If an electronic thermometer is used as the reference thermometer, it must produce a direct readout in degrees Celsius. Resistance readings in ohms that are converted to degrees Celsius by use of a polynomial best-fit equation are not acceptable for the reference thermometer. The reliability of an ohm-to-degree conversion is dependent upon a host of things including the order and type of polynomial used, the substrate used in the resistive detector, and its sensitivity to temperature change. While a readout in ohms is acceptable for the portable thermometer, this is only the case because the measurements and subsequent conversions to temperature are standardized against a reference thermometer that reads in degrees Celsius.
If a laboratory hires an outside agency to standardize the temperature readings of their portable thermometer, the laboratory does not need to maintain their own reference thermometer to be AASHTO accredited. The outside agency that the laboratory uses must provide the laboratory with the calibration information and model and serial number of the reference thermometer used.
It is Possible to Have one Device that Conforms to Both Requirements
According to Section 6.7, the laboratory can use just one thermometer if it conforms to the requirements of both Section 6.6 and Section 6.7. An AASHTO accredited laboratory that utilizes this option must have the temperature readings of the device standardized according to Section 9.3.1. Please keep in mind that a device that only produces a resistance readout (ohms) cannot be used in this case. In addition, an AASHTO accredited laboratory that only uses one device that meets the requirements of both the reference thermometer and the portable thermometer must maintain their own device, even if standardization of the DSR’s temperature detector is performed by an outside agency.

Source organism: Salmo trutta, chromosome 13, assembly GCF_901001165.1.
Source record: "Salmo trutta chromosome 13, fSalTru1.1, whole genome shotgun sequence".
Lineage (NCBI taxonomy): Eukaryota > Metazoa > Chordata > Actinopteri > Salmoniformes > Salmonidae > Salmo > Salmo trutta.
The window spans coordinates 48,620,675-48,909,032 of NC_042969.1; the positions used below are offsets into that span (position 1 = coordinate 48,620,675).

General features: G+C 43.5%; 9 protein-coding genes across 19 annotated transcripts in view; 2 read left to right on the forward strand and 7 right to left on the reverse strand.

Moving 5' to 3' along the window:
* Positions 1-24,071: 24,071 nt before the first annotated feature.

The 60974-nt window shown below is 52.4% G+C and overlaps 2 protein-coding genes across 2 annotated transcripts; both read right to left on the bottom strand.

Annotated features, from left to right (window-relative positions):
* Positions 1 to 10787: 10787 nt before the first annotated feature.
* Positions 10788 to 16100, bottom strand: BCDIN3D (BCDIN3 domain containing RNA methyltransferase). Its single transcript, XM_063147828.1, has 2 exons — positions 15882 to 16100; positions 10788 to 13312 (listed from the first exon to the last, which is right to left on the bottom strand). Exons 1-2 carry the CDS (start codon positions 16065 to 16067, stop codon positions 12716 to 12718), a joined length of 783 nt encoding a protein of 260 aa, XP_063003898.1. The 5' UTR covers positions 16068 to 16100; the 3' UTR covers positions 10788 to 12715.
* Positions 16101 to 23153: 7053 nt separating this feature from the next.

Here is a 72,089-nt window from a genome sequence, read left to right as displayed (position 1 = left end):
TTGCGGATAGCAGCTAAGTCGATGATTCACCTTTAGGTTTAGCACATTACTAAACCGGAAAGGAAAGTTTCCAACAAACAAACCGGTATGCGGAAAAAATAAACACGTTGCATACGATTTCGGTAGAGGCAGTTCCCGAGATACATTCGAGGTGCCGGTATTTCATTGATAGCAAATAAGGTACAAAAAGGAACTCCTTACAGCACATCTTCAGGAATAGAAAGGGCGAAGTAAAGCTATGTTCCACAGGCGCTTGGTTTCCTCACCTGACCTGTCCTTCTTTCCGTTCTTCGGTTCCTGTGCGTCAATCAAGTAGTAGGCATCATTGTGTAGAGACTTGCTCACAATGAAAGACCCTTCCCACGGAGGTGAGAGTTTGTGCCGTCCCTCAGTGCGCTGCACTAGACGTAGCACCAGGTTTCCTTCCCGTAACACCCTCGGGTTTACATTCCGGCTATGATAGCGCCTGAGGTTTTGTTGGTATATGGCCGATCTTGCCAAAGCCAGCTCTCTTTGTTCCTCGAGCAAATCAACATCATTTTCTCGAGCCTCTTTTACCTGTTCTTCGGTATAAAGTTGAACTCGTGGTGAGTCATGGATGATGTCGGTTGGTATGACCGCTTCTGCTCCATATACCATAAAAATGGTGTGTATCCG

Calibration of the Reference Thermometer
The test method specifies that if the reference thermometer is a partial immersion liquid-in-glass thermometer, it must be standardized in accordance with ASTM E563. ASTM E563 is the method for preparing an ice-point bath to be used as a reference temperature. There are many provisions in this standard that would make it very difficult for a laboratory to perform this practice on their own. If a laboratory attempts to perform an ice-point standardization, the AMRL scrutinize the laboratory's records to ensure that this standard is actually being implemented properly.
AASHTO T 315 states that if the thermometer is electronic, it must have an "accuracy of ±0.05°C." In addition, AASHTO T 315 specifies that the electronic thermometer must be standardized in accordance with ASTM E77. Please note, however, that ASTM E77 is actually the standard test method for the inspection and verification of liquid-in-glass thermometers, and is improperly referenced in AASHTO T 315. AASHTO accredited laboratories must have their electronic reference thermometer calibrated, and the calibration certificate must include a statement of measurement uncertainty that is no greater than ±0.05°C. Just as in the case of the portable thermometer, the reference thermometer must be calibrated as a unit that includes the temperature detector and readout device including all electronic circuitry.
Calibration of the reference thermometer must be performed annually. However, if the reference thermometer is also used as the portable thermometer in accordance with Section 6.7 of AASHTO T 315, the device must be calibrated at 6-month intervals to comply with the requirements of Section 9.3.1.
The Standardization of the Portable Thermometer
Section 9.3.1 recommends that the device be standardized as a unit at 6°C increments over the range of testing with a reference thermometer that meets the requirements of Section 6.6. The AASHTO Accreditation Program requires that laboratories accredited for AASHTO T 315 adhere to this recommended procedure. The portable thermometer must be standardized every six months. Often times the manufacturer or supplier of resistance thermometers provide a certificate for the probe and/or multimeter indicating that the device was standardized by use of a resistor. Alternatively, these devices sometimes come supplied with a reference resistor, with the indication that the resistor can be used to standardize the device. Unfortunately, the use of resistance in standardizing the portable thermometer is not acceptable for AASHTO T 315, and the device will have to be standardized with a reference thermometer in order to meet the requirements of the standard.